South Dakota Department of Health Tobacco Control Program
The COVID-19 pandemic has further illuminated the importance of sustainability planning. While building sustainability capacity can help programs adapt to external changes, getting program staff and partners to focus collaboratively on sustainability can be more challenging during a global health crisis. The South Dakota Tobacco Control program did not let this discourage them from getting an early start on a sustainability plan for the next grant cycle.
The state tobacco prevention and control program took advantage of an opportunity from the Centers for Disease Control and Prevention Office on Smoking and Health to participate in a Sustainability assessment and planning process in July 2020. After completing the Program Sustainability Assessment Tool, tobacco control partners from across South Dakota met for a virtual sustainability workshop facilitated by the Center for Public Health Systems Science. The South Dakota team proved that they could work together effectively remotely, developing a sustainability plan to build capacity in Communications. According to Tobacco Control Program Coordinator Dee Dee Dugstad,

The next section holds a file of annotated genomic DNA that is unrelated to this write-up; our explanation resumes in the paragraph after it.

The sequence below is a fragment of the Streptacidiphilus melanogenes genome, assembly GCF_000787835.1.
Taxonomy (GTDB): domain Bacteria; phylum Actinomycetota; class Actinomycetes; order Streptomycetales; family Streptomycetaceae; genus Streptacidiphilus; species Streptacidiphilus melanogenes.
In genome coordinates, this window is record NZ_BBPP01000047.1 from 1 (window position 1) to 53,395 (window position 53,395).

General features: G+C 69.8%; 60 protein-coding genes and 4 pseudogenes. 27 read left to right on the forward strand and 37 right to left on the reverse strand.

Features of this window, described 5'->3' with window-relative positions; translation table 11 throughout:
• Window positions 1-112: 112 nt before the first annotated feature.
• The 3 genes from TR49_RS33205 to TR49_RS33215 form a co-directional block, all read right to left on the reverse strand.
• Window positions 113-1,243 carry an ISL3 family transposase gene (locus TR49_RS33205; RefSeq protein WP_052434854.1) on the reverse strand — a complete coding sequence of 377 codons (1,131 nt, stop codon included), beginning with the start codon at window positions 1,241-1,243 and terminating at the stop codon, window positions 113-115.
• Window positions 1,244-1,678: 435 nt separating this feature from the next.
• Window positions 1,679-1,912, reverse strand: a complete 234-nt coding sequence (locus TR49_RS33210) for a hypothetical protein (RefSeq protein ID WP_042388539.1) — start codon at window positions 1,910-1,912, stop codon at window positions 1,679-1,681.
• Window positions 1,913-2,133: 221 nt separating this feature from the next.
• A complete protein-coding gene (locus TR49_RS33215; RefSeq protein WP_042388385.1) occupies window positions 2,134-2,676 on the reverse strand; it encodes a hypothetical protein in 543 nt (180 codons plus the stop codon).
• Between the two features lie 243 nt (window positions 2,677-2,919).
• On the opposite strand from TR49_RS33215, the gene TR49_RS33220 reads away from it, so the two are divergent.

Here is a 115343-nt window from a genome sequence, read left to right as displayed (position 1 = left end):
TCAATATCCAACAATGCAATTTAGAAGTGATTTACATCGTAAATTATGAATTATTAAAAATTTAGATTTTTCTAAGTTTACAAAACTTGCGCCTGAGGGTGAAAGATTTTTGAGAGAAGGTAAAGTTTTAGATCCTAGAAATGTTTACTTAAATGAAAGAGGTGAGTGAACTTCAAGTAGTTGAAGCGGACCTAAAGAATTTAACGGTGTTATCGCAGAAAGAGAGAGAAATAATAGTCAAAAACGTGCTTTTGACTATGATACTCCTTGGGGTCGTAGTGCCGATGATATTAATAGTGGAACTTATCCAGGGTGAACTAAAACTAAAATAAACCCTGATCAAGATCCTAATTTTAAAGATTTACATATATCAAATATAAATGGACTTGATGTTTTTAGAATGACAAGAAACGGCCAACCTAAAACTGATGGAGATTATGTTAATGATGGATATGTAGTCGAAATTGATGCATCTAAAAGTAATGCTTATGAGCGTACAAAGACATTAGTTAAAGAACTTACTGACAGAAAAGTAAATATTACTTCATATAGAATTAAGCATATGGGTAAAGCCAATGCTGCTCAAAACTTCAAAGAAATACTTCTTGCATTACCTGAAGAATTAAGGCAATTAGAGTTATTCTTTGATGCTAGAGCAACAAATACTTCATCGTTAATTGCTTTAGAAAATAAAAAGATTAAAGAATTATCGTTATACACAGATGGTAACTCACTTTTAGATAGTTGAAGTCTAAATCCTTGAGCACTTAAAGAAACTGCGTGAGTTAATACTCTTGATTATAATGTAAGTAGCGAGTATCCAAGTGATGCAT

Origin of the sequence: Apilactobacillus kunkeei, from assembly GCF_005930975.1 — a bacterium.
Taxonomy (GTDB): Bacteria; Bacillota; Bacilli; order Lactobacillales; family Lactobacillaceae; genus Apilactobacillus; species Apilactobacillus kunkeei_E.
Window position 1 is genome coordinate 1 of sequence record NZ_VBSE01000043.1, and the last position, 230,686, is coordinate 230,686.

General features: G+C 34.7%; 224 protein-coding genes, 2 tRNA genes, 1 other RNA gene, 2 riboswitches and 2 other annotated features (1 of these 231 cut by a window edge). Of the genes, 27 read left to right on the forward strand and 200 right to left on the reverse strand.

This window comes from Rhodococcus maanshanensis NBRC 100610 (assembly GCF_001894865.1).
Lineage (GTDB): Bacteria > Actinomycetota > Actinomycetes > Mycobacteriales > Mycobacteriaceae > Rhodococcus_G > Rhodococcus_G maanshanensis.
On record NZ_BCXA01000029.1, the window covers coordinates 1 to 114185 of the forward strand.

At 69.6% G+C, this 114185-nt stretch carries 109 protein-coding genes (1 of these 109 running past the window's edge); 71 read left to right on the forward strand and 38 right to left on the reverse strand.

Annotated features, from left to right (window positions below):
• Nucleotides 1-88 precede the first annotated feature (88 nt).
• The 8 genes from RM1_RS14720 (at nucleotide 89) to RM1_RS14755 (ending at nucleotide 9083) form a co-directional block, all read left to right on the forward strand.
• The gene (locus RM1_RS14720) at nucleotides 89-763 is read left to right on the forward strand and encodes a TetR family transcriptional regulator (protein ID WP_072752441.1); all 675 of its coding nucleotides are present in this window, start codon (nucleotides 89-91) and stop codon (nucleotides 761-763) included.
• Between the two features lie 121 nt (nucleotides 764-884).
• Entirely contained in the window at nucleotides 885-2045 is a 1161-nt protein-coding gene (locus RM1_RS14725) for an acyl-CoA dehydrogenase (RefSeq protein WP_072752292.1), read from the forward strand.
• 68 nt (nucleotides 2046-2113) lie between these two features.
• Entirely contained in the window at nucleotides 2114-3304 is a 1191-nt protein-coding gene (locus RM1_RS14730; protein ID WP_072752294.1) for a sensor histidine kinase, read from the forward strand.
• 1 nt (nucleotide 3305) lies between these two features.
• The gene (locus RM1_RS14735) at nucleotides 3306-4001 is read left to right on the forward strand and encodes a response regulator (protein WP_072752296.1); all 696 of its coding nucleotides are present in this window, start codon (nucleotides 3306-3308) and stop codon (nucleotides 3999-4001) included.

It is always nice to meet in person, but the makeup of our state is so spread out. Virtual for our state was a really big benefit to people’s travel and time. And we had a little practice, so most of us were confident this was something that would work well. So, I don’t think we missed anything.
Following the workshop, the South Dakota team felt that initially they were not making the intended progress on implementing their sustainability plan. Maintaining focus on sustainability can be a key challenge for programs given conflicting priorities and limited resources. So, the team decided to revise their plan to set more realistic goal dates, while also adding sustainability as an agenda item to their biweekly team planning calls. This has helped ensure that the program discusses sustainability progress on a regular basis and continues to move the work forward.
*When CDC references tobacco, the reference is for commercial tobacco and not the sacred and traditional use of tobacco by some American Indian communities.